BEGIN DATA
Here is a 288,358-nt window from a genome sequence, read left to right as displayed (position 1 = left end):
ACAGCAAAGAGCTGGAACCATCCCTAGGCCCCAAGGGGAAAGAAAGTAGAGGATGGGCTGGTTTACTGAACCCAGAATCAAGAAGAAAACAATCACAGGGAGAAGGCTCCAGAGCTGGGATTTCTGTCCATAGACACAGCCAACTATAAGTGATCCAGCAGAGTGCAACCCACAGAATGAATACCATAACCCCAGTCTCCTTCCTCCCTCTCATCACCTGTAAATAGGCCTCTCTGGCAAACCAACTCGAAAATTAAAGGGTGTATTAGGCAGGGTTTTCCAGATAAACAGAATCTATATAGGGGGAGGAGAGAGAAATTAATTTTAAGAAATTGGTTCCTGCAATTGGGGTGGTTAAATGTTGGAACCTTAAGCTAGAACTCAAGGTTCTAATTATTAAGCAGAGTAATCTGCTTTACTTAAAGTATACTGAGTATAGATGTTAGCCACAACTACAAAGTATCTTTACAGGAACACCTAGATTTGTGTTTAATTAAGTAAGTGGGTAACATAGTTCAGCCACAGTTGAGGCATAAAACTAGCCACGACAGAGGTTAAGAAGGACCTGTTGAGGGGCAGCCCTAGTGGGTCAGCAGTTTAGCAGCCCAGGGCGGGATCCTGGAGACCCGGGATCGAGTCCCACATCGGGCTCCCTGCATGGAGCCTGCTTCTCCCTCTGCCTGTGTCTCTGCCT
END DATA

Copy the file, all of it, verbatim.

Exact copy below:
Here is a 288,358-nt window from a genome sequence, read left to right as displayed (position 1 = left end):
ACAGCAAAGAGCTGGAACCATCCCTAGGCCCCAAGGGGAAAGAAAGTAGAGGATGGGCTGGTTTACTGAACCCAGAATCAAGAAGAAAACAATCACAGGGAGAAGGCTCCAGAGCTGGGATTTCTGTCCATAGACACAGCCAACTATAAGTGATCCAGCAGAGTGCAACCCACAGAATGAATACCATAACCCCAGTCTCCTTCCTCCCTCTCATCACCTGTAAATAGGCCTCTCTGGCAAACCAACTCGAAAATTAAAGGGTGTATTAGGCAGGGTTTTCCAGATAAACAGAATCTATATAGGGGGAGGAGAGAGAAATTAATTTTAAGAAATTGGTTCCTGCAATTGGGGTGGTTAAATGTTGGAACCTTAAGCTAGAACTCAAGGTTCTAATTATTAAGCAGAGTAATCTGCTTTACTTAAAGTATACTGAGTATAGATGTTAGCCACAACTACAAAGTATCTTTACAGGAACACCTAGATTTGTGTTTAATTAAGTAAGTGGGTAACATAGTTCAGCCACAGTTGAGGCATAAAACTAGCCACGACAGAGGTTAAGAAGGACCTGTTGAGGGGCAGCCCTAGTGGGTCAGCAGTTTAGCAGCCCAGGGCGGGATCCTGGAGACCCGGGATCGAGTCCCACATCGGGCTCCCTGCATGGAGCCTGCTTCTCCCTCTGCCTGTGTCTCTGCCT